Much to many a Duck fans’ delight, Vernon Adams returned to the field to lead the Ducks in vanquishing the University of Washington Huskies. He was very effective converting on third down and made several great downfield throws when opportunity arose. This analysis focuses on one of Vernon’s traits that almost assuredly aggravates his coaches, but is even more aggravating for the opponent. It is the apparent fact that Vernon makes some of his most impressive throws while off his feet.
Most QB throws are made from a good stance in the pocket (see photo above, red arrows pointing to Vernon’s planted feet). A good, solid base is a fundamental part of effective throwing. Feet planted on the ground provide friction for a quarterback to deliver torque (power) to the football.
You can see this effect from the towel hanging behind Vernon; it appears to be swinging left as Vernon’s hips twist into the throw. Throwing from a firm stance is the norm when the pocket is holding up against a defensive pass rush.
But when the pocket starts to break down, what is a QB to do? Scramble, right? more specifically, scramble to a spot where he can set up in a good stance and deliver the ball downfield.
However, when Vernon sees a window of escape from the pocket, he becomes a freelancer. And sometimes that freelancing doesn’t lend time to proper footwork and stance. The image above shows Vernon launching the rock (yellow circle) while he is clearly off his feet (red oval).
When we refer to the “window” it means the precise moment to throw the ball to the window where the receiver is going to be. Some QBs can picture that in their minds in advance, but most cannot. It is a very unique skill to see the window in the milliseconds before it appears.
What makes Vernon Adams unique is (1) how he sees the window in advance; and (2) how he squares up his hips to deliver a throw of sufficient force. Moreover, he maintains his accuracy and delivers a catchable ball.
While the outcome of the pass in the photo above was incomplete, it was only due to a great defensive play on the ball. Vernon again escaped a collapsing pocket and launched himself and the ball right on the money.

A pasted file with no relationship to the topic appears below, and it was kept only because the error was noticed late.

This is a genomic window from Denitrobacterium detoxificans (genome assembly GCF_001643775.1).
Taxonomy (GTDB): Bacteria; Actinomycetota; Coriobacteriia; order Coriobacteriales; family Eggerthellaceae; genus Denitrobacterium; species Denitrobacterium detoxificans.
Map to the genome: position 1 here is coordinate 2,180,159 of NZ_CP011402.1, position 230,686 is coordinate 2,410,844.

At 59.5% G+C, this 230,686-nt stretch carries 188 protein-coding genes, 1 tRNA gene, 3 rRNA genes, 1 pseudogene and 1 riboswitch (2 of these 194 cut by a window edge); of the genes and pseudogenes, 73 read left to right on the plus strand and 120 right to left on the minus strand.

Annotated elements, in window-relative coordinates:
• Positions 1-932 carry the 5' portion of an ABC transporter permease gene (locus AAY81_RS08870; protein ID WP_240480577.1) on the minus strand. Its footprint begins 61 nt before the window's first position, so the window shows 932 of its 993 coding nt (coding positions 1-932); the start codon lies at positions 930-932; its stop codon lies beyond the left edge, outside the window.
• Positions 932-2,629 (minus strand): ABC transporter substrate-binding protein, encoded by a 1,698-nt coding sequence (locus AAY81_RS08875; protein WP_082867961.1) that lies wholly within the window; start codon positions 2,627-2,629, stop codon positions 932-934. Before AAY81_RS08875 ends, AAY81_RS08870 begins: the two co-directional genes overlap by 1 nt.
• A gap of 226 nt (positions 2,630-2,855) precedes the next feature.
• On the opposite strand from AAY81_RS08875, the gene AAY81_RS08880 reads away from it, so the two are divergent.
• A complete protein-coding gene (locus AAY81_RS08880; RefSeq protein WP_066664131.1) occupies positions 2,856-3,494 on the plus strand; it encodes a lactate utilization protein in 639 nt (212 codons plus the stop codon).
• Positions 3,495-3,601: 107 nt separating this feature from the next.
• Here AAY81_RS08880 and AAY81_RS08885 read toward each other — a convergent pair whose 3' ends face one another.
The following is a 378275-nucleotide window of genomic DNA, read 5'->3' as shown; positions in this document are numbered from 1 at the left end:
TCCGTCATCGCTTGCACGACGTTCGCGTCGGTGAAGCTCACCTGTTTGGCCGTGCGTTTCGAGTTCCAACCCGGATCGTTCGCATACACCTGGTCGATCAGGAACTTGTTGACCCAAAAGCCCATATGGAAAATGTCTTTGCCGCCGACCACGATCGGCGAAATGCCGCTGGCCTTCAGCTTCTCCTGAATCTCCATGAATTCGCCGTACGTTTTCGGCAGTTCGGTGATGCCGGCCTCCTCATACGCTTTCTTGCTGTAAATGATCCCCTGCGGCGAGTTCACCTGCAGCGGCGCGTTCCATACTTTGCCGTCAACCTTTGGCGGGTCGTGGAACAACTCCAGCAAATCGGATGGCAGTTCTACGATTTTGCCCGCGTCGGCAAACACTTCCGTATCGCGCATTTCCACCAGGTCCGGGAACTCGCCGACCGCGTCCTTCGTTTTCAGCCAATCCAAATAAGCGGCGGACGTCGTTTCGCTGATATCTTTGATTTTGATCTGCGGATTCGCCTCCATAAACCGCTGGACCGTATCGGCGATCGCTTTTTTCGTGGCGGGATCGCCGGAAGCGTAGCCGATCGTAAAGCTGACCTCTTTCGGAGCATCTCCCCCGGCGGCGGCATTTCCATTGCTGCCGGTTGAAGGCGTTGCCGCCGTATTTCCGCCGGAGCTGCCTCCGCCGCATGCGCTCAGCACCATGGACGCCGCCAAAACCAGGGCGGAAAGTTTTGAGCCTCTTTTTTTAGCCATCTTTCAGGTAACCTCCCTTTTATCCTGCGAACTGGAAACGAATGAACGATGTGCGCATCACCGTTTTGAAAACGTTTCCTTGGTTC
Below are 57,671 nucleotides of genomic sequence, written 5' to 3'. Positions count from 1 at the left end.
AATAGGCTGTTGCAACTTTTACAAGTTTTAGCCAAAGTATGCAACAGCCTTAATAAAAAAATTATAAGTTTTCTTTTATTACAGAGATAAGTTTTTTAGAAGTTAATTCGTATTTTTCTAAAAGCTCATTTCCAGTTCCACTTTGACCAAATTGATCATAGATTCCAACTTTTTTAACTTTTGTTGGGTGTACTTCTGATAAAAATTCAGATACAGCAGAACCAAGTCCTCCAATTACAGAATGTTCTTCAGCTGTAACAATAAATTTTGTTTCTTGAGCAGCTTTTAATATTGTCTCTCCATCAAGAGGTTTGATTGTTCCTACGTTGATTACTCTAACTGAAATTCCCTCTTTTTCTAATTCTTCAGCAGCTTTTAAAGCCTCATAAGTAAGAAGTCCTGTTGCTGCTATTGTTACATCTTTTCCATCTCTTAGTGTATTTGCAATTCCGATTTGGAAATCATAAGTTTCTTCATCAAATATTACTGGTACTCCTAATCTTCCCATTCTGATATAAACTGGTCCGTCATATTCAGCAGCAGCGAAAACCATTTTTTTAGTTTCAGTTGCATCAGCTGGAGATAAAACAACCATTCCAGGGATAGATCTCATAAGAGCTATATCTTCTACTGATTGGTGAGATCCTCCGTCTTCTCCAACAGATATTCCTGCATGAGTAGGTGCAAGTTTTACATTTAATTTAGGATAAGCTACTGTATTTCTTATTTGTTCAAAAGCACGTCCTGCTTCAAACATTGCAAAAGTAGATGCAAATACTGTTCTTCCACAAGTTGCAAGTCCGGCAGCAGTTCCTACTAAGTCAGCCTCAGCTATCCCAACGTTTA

A FishDuck.com photographer, Kevin Cline, caught Vernon just at the point of lift-off on this wonderful long toss to Bralon Addison (see above). Vernon dodged the nose tackle, scrambled into the open, and just before a linebacker could catch up, launched this awesome throw. You can see a full clip of the play directly below.
So why is this happening? Why do Vernon’s leaping passes so often land on-target? Obviously he does very well from a stable stance, yet when stressed and on the move, he often makes magnificent throws…while airborne.
The answer lies in his rare ability to see the window for his receiver, and knowing the time to throw is now, he is able to instinctively align his hips and shoulders as he begins his throwing motion. The end result? Adams delivers a beautiful ball into that window in a way only he can.
Vernon teaches quarterbacks that even if your feet and legs are not pointed in the right direction, if you can point your hips where you want to throw, even in mid-air, your shoulders will automatically turn and you will have the torque to complete the throw accurately. Thanks to Coach Jeremy McGuire for pointing this out so all of us Duck fans can watch for it the rest of the season.
“Oh how we love to learn about our beloved Ducks!”
Oregon Football Analyst for CFF Network/FishDuck.com
Top Photo by John Sperry
I told my wife I might spin some yarn for FishDuck. She replied “You know nothing, Jay Mac.” She is probably correct, but since her name isn’t Ygritte, I’m jumping in. First off, you should know that I know almost nothing about football. Not the terminology, the techniques, the standards, the…wait for it…tradition. So I’m figuring at least I’ve got 1/4 of this covered from Duck perspective. Until two years ago at the age of 55, I played sports regularly. Much of it was Ultimate (that disc game, which is now officially recognized by the International Olympic Committee). So what? Well, in Ultimate, every player is a receiver, a cornerback/linebacker, and (to varying extents per play) a quarterback. The skills at getting open, at covering, at throwing (successfully) all apply to football. The object simply behaves differently while in flight. Oh, and there are the plays: getting people open, keeping opponents from getting open, etc. Thus, after playing a somewhat similar game for 33 years, and being a coach much of that time, I might know a little bit about player heart, techniques, and teamwork. I hope I can illuminate something new in Duck sports for you once in a while.
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